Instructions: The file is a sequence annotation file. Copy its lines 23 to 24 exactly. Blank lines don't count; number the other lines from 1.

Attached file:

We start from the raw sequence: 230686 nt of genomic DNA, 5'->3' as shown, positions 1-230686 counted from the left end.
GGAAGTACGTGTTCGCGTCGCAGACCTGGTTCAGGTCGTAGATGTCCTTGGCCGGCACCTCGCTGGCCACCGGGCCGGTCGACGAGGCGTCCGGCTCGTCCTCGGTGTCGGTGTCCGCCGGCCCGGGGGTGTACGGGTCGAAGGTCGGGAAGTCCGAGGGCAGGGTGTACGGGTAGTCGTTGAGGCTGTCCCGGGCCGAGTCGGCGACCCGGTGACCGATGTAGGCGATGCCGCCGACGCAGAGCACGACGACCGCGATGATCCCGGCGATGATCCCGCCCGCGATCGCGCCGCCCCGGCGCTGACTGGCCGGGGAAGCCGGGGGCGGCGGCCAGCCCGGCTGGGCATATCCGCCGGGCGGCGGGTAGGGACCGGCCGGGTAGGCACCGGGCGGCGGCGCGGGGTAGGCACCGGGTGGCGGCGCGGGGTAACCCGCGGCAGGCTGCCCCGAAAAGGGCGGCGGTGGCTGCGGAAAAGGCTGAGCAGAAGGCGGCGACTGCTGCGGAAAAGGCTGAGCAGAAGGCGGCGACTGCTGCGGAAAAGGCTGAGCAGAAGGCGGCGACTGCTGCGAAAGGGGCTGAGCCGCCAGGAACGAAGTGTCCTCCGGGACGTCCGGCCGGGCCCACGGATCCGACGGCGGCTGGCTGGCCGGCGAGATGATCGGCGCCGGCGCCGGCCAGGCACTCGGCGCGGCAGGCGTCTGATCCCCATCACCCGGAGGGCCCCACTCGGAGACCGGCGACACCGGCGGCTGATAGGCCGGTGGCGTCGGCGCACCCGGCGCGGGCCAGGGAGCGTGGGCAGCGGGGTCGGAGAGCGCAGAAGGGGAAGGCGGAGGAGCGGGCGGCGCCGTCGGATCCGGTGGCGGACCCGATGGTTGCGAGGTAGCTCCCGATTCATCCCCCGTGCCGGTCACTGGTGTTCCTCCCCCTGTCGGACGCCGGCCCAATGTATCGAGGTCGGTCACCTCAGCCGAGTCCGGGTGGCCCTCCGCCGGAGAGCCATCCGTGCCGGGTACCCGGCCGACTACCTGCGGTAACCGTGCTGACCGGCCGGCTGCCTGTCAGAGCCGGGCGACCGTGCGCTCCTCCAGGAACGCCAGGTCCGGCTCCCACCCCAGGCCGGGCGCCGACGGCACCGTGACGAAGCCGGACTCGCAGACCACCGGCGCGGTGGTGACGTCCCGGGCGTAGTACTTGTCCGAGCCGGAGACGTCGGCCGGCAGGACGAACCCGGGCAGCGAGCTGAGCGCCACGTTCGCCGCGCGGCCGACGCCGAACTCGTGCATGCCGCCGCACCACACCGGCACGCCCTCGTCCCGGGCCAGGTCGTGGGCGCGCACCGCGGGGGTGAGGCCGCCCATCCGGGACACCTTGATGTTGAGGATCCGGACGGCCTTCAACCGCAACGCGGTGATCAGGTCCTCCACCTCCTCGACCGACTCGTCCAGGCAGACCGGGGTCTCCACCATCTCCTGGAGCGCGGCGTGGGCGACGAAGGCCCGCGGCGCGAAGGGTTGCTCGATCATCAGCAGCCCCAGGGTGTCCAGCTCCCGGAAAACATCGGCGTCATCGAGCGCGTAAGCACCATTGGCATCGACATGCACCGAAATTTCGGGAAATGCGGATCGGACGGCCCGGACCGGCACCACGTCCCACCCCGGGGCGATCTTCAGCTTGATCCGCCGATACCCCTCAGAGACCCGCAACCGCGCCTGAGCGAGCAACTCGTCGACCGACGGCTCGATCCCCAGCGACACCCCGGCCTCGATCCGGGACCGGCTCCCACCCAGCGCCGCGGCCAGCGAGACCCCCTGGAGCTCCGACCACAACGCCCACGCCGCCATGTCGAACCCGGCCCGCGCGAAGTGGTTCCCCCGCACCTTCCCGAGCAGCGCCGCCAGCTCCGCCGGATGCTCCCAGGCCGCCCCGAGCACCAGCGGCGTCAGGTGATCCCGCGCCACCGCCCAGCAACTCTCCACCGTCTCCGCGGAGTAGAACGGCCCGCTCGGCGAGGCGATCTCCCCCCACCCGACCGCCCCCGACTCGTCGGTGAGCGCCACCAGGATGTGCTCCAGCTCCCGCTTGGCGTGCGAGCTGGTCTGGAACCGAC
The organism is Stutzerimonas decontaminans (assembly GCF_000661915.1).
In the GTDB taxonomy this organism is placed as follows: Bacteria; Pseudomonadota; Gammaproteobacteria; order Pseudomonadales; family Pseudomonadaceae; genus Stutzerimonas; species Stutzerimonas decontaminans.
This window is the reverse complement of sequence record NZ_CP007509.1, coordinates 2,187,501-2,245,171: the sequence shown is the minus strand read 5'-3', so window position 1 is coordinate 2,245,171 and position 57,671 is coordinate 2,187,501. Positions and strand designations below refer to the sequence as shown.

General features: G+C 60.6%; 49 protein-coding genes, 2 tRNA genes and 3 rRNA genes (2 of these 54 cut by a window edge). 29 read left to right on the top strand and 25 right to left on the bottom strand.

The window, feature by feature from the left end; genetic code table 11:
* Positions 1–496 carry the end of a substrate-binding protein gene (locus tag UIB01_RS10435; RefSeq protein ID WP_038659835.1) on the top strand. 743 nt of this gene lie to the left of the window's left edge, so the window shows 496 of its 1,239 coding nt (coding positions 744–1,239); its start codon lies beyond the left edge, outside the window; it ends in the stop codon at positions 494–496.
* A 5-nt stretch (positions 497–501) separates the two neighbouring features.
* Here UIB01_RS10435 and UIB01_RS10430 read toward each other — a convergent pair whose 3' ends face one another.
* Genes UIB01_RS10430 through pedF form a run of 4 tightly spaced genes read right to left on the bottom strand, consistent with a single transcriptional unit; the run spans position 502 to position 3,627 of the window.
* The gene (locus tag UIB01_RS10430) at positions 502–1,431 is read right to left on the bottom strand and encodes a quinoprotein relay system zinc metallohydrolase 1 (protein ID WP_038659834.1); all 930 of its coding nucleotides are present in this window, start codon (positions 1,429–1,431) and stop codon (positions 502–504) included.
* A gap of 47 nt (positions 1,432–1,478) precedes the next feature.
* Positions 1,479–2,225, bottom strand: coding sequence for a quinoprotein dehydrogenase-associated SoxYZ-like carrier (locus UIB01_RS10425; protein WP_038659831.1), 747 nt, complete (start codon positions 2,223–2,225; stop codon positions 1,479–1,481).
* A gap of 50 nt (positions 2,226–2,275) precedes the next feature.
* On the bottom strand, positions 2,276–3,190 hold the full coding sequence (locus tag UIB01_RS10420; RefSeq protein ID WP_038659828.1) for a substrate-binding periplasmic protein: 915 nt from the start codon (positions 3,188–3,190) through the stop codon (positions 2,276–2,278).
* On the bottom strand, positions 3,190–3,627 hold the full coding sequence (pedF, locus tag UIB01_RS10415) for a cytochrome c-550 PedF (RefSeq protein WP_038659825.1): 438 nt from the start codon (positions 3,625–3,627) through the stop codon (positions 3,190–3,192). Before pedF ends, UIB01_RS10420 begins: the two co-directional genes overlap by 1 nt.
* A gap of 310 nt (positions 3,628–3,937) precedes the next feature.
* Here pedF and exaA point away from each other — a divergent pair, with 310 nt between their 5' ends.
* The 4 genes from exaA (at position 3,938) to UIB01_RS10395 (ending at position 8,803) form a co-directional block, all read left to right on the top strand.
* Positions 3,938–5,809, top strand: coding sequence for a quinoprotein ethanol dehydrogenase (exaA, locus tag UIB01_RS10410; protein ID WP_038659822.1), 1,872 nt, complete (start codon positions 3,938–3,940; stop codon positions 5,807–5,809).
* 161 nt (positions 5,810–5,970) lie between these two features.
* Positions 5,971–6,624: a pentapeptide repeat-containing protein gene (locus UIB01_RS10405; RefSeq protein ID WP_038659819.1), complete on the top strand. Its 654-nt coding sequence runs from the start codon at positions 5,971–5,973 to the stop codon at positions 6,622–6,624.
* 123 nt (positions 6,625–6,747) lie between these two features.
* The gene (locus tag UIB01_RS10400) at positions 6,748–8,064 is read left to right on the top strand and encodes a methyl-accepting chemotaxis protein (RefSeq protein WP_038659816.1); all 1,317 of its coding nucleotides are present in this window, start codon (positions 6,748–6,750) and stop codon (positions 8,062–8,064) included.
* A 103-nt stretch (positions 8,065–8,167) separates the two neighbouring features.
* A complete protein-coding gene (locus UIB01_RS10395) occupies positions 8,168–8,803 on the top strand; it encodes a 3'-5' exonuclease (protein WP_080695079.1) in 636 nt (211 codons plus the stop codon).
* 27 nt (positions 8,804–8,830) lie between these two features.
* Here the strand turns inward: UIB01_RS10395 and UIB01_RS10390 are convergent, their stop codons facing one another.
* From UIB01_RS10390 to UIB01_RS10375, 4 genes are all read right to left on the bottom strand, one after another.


* Positions 5,971–6,624: a pentapeptide repeat-containing protein gene (locus UIB01_RS10405; RefSeq protein ID WP_038659819.1), complete on the top strand. Its 654-nt coding sequence runs from the start codon at positions 5,971–5,973 to the stop codon at positions 6,622–6,624.
* 123 nt (positions 6,625–6,747) lie between these two features.